Re: If systemd is so bad...
Because the earlier scope of systemd seemed to be more reasonable.
158 posts • joined 14 Jun 2009
Because the earlier scope of systemd seemed to be more reasonable.
The systemd camp would have saved themselves a lot of grief by making this the default for all distributions.
> I've donated. Money where my
alternative fallback options are.
Yes, I've also donated.
> You also usually have to statically allocate RAM to VMs
Not entirely true. With techniques like memory ballooning the OS may think it has 4Gb, but really it's only being given 2Gb -- and memory ballooning isn't terribly damaging to VM performance done correctly. There's also memory compression, and VM swapping. After a quick glance through, this article (http://media.kingston.com/images/branded/MKP_339_VMware_vSphere4.0_whitepaper.pdf) looks like a good if somewhat dated survey.
There is also the possibility of hot-adding memory (or CPUs) to a running VM. It takes a conjunction of hypervisor and guest OS support, but it's shipping in VMware now: http://searchvmware.techtarget.com/tip/VMware-vSphere-hot-add-RAM-and-hot-plug-CPU-Not-so-hot-but-still-cool
Yes, more patches to evaluate -- because (most) application patches are distributed in the same mechanism as OS patches.
This is a *good* thing.
I would have thought that the typical male body mass being larger would have meant more body to absorb cosmic rays, and therefore more chance for a mutation that eventually becomes deadly cancer. The numbers above point to some different mechanism -- what is it?
Poorly crafted init.d scripts can be worked around very simply by not installing that *particular* package. systemd breakage can't be worked around.
When leaving a job, benefits go away. So the departing lady would be offered the choice of paying what would be a small refrigeration charge, or letting the eggs go and going back to the standard biological course.
Why do you see this as a problem, unless it is badly administered and choice is not presented to the employee?
Evaporation from the sea at temperatures close to zero will be low, as the liquids tend not to evaporate when cold.
Or kinda doesn't. Perhaps we've had a different experience, but can't be bothered to write a detailed list of the 90 times people have helped versus the 5 times that people were less helpful / responded with RTFM / were abusive.
But that's not NEARLY enough. Imagine a wallet with an Oyster with a monthly ticket loaded and two contactless debit cards -- not all that unusual a config.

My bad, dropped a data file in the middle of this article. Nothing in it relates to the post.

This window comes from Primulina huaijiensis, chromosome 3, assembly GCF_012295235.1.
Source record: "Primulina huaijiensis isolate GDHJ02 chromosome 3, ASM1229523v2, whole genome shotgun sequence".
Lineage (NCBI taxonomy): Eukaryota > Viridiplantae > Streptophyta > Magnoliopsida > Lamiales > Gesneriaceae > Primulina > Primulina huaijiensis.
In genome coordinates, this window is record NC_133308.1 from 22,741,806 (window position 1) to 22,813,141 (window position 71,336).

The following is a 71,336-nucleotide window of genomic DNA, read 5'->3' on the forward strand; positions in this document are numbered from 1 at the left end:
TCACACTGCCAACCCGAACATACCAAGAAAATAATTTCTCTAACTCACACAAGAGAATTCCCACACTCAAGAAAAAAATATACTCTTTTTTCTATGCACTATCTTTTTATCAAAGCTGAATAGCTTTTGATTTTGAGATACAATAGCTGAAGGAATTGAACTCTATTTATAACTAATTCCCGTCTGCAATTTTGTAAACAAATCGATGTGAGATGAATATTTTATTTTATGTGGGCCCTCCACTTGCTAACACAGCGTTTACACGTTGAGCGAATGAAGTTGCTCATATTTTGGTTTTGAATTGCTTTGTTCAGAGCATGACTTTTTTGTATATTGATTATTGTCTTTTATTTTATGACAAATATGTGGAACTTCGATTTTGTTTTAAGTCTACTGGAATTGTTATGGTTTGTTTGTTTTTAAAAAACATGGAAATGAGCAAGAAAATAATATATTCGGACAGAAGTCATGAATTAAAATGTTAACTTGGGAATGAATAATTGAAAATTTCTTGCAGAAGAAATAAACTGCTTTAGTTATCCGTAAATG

1) Scanner sees all three at the same time -- choose the Oyster.
2) Scanner sees Oyster and card A, the card that purchase the Oyster. Choose the Oyster.
3) Scanner sees card A only. System matches Card A with purchase of single monthly Oyster, choose Oyster -- but see next point.
4) Scanner sees card A only. System matches Card A, card A has purchased a monthly ticket on one Oyster card and topped up a different Oyster card. Should this journey go against the monthly ticket, or the Oyster card presumably carried by a family member or friend?
5) Scanner only sees card B, which has never been used to purchase any Oyster item. Charges can only against B -- or can they go against the monthly Oyster as that has been detected "in the same wallet as card B previously"?
> The additional commuter infrastructure required?
From the website about the features of the Principal Place building mentioned in the article:
• High quality cyclist provisions at basement mezzanine level, entered via 2 dedicated cycle lifts on Hearn Street, with direct access to and from the main lobby for ease of use.
• 600 bicycle spaces, with adjacent shower, changing and locker facilities.
Poor hedgehog... ;-(
This seems to be a "throw a handfull of darts and maybe one will hit" approach.
> they have to go where the service tells them
I believe they choose what jobs they accept, and this gives them control of where they go.
I don't know if they still do it, but it was corporate policy during most of the years Jack Welch ran the company.
> what happens to the books you've downloaded when you cancel the subscription?
A question completely missed out in their video presentation. Technically they could have their reader hardware and software purge/lock the titles if the device doesn't have an up to day "subscription has been paid" ticket. This might be very frustrating on vacation, with your book getting locked because you don't hook up to WiFi frequently when travelling.
Also, what happens with the highlighting and comments? I'd hope they are retained so if you turn off the subscription for a couple of months and come back, your "notes in the book" are still there.
> Simple: you tell them exactly which of the pages that they have indexed against your name
Bollocks. Complete bollocks.